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Leo Baeck
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Religious Figure
    (May 23, 1873-November 2, 1956)
    Born in Leszno (Lissa), Poland
    German rabbi, scholar, and a leader of Progressive Judaism
    Served as a rabbi in Oppeln, Düsseldorf, and Berlin
    Taught at the Hochschule für die Wissenschaft des Judentums, and later Hebrew University
    Best known as the author of 'The Essence of Judaism' and 'This People of Israel'
    President of the North Western Reform Synagogue in Temple Fortune
    President of the Reich's Deputation of the German Jews organization for united German Jewry (1933-38)
    Deported by the Nazis to the Theresienstadt concentration camp (January 27, 1943) and remainrd there until the end of WWII
    Chairman of the World Union for Progressive Judaism
    Founder and President of the Leo Baeck Institute (1955)
    His 'Essence of Judaism' was published in response to Adolf von Harnack's 'Essence of Christianity.'
    His book takes a controversial existentialist, neo-Kantian view on Judaism.
    He is often confused with Martin Buber, whose views on Judaism were the polar opposite of his own.
    His celebrity was used by the Nazis as a tool to control the Jewish community. (He was made President of the Nazis' Association of the Jews in Germany.)
    He inexplicably paid his electric bill before being transported to Theresidenstadt.
    He was the honorary head of the controversial 'prominents' in the Council of Jewish Elders (or 'the Judenrate') at Theresienstadt. Among the Council's duties was officiating over the deportation of their fellow Jews to the Death Camps.
    He remains a polarizing figure in Rabbinical circles for arguing that God was to blame for the Holocaust and that to worship him without questioning his silence was an insult to Jewish victims.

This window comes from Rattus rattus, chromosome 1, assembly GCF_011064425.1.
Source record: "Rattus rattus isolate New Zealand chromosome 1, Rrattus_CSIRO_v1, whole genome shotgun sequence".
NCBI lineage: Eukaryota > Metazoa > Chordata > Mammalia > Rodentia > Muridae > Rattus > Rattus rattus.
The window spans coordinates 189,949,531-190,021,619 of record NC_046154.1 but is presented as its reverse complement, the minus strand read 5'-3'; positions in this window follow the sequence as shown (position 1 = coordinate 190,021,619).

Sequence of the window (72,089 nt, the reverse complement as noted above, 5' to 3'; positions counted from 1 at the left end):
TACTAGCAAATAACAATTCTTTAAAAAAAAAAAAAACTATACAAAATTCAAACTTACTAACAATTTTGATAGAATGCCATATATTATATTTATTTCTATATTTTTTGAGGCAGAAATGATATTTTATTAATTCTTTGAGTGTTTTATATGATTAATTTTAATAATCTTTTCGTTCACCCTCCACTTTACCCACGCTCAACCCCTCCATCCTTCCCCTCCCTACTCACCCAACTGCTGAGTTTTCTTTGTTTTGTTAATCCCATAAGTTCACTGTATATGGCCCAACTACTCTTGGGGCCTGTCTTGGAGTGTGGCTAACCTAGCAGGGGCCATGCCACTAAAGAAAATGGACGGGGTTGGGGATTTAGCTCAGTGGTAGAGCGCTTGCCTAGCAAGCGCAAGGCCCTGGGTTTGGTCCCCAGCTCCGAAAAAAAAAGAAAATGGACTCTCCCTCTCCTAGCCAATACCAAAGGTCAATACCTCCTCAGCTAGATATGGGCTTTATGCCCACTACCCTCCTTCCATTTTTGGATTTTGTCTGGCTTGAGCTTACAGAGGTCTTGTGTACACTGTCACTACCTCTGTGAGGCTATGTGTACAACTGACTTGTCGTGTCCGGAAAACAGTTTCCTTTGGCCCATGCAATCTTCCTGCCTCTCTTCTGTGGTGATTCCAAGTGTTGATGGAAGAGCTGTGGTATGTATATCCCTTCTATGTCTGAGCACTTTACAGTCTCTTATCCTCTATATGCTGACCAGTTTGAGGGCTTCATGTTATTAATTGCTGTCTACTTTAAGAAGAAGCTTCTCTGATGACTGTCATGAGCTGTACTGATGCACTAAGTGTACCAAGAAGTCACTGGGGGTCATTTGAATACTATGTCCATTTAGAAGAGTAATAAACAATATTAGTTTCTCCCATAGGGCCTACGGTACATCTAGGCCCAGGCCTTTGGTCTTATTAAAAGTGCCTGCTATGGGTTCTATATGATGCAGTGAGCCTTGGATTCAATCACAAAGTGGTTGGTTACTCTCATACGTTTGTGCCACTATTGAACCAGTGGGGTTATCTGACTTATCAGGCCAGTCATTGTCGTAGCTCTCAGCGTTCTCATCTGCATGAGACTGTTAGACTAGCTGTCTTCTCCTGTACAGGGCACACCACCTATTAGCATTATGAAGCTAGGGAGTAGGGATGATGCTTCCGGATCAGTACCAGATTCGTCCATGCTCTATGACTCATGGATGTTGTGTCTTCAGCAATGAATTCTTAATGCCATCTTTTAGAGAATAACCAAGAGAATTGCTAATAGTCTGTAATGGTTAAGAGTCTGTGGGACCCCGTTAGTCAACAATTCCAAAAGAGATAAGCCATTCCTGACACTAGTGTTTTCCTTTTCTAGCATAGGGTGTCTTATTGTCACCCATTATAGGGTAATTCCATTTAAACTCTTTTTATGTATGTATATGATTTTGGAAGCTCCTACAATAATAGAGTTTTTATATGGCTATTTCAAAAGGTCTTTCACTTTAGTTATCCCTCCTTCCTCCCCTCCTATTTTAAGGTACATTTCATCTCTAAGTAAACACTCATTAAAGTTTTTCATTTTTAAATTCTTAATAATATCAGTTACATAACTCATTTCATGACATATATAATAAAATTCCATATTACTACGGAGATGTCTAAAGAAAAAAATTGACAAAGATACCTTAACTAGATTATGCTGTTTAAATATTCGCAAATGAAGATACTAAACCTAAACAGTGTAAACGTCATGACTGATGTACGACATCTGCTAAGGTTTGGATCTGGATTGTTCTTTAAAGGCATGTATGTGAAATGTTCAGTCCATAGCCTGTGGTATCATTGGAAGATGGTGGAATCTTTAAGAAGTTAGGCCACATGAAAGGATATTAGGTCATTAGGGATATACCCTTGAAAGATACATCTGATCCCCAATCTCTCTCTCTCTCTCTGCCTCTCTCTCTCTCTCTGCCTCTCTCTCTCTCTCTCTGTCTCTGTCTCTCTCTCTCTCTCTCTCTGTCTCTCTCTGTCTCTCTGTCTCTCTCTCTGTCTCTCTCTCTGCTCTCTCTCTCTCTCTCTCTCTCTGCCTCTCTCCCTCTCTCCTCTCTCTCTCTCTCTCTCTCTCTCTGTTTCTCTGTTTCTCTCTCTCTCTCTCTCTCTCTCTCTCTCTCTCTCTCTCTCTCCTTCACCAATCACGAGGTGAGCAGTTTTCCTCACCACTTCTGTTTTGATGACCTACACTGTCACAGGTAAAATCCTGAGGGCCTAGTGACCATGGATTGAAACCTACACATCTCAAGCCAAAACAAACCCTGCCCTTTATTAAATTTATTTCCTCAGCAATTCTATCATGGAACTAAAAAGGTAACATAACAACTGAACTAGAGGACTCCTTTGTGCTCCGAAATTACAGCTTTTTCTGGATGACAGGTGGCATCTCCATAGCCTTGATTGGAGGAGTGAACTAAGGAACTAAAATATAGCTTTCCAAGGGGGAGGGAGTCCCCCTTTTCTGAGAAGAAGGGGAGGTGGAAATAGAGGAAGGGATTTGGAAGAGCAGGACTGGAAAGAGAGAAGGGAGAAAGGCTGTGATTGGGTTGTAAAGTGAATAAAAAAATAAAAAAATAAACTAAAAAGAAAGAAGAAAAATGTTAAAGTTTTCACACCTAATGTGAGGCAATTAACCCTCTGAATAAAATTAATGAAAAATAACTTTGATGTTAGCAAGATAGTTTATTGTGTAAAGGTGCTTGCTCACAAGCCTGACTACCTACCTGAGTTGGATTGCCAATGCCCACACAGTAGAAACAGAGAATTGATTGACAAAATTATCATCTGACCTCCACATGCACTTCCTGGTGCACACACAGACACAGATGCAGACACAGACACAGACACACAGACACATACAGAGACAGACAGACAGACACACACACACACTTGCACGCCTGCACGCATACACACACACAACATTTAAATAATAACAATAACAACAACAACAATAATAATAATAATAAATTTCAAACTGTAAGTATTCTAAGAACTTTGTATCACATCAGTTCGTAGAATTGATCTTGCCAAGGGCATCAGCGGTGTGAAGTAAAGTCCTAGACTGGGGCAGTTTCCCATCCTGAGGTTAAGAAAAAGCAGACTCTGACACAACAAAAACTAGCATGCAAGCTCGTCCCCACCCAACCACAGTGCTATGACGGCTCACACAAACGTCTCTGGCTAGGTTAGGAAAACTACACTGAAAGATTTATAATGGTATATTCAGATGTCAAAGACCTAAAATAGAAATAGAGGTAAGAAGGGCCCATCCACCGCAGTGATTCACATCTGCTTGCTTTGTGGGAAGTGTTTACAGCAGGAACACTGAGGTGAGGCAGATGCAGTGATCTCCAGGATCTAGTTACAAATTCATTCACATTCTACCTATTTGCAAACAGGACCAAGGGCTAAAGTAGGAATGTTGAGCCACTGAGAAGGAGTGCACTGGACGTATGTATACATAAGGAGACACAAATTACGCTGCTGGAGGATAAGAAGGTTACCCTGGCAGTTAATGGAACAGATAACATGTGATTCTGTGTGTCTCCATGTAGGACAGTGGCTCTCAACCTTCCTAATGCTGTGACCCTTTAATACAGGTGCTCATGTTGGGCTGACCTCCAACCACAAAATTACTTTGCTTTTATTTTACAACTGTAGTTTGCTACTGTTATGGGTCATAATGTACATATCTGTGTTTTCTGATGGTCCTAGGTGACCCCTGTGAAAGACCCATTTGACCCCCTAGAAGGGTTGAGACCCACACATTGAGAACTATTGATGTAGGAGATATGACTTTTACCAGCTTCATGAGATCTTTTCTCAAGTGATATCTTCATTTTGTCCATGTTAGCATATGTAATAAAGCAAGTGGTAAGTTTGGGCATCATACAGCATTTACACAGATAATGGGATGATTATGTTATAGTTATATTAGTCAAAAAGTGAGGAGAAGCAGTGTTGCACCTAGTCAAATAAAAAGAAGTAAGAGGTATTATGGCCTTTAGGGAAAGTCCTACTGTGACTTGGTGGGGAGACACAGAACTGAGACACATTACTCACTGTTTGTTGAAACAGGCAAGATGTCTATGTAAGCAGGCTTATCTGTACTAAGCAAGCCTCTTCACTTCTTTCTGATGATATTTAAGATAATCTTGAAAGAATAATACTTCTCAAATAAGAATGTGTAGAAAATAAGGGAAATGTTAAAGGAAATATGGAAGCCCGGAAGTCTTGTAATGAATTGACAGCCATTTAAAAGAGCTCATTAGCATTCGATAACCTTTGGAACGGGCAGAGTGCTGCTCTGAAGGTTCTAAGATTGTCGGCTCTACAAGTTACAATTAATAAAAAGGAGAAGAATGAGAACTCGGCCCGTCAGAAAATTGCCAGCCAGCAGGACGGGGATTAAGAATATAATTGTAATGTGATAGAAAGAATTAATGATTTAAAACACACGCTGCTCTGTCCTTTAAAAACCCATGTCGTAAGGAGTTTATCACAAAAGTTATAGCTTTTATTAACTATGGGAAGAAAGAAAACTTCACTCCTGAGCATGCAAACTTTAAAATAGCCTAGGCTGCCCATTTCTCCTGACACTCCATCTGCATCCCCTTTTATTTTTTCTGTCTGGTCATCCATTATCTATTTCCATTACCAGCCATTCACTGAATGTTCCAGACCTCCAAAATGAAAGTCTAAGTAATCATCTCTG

He was a chaplain in the German Imperial Army.
    He wrote 'This People of Israel' during his imprisonment at Theresienstadt.
    He was bullied into cooperating with the Nazis.
    He was attacked by Hannah Arendt as a passive self-hating Jew.
    He is the namesake for Leo Baeck Rabbinical College in London, where he spent his final days.
    He is the basis for the Prof. Aaron Jastrow character in Herman Wouk's 'Winds of War and 'War and Remembrance.'
    He refused all offers from American/British diplomats to help him escape Nazi Germany, unwilling to abandon the Jewish community.
    His influence in the Council protected his family from deportation to the death camps, but his three sisters died in the ghetto anyway.
    His Institute and its 'Leo Baeck Yearbook' are enduring monuments to the last surviving bastions of German Jewry and its culture.
    He helped to facilitate a dialogue between Jews and Christians of Jewish lineage in the camps.
    His lectures and religious teachings during his confinement have been credited with strengthening many prisoners' will to live.
    He vocally advocated on behalf of the German Jewish community until the Kristallnacht pogram in November of 1938, when it was no longer feasible.

Credit: BoyWiththeGreenHair


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